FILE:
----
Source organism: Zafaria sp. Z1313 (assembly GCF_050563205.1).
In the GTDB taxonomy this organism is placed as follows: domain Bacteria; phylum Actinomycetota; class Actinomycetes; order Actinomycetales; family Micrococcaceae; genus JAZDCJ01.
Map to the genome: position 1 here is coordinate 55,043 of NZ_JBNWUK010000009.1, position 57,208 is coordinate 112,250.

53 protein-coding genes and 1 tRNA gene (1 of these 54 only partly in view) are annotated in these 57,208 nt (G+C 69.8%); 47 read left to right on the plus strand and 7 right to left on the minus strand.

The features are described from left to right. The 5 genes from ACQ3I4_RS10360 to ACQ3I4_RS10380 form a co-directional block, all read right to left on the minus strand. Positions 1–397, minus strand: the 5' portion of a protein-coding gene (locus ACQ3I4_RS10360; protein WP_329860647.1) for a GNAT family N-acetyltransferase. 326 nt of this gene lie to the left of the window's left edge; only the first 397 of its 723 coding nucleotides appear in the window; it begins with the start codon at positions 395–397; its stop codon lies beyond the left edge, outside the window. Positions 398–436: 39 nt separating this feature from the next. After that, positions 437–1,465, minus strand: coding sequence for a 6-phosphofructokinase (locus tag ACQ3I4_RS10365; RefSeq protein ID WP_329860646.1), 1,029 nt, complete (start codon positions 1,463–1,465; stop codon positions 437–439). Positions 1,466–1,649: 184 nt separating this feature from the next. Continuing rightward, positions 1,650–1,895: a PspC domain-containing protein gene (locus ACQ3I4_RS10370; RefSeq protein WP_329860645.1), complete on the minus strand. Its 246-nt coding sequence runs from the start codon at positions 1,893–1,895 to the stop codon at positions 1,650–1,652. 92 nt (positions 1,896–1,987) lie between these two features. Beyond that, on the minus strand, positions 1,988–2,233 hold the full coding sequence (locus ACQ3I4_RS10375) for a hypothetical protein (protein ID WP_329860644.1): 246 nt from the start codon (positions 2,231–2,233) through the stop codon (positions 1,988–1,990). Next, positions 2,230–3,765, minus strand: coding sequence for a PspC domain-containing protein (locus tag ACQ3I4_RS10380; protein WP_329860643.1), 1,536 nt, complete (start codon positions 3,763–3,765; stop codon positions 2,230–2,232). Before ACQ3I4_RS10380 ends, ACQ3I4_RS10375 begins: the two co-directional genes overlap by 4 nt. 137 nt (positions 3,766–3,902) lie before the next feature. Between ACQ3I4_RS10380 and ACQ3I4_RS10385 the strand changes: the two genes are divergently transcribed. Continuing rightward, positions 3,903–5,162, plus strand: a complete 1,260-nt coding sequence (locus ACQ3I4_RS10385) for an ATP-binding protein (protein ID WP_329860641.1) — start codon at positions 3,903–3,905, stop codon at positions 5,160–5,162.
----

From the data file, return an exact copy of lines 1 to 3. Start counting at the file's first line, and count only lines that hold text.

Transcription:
Source organism: Zafaria sp. Z1313 (assembly GCF_050563205.1).
In the GTDB taxonomy this organism is placed as follows: domain Bacteria; phylum Actinomycetota; class Actinomycetes; order Actinomycetales; family Micrococcaceae; genus JAZDCJ01.
Map to the genome: position 1 here is coordinate 55,043 of NZ_JBNWUK010000009.1, position 57,208 is coordinate 112,250.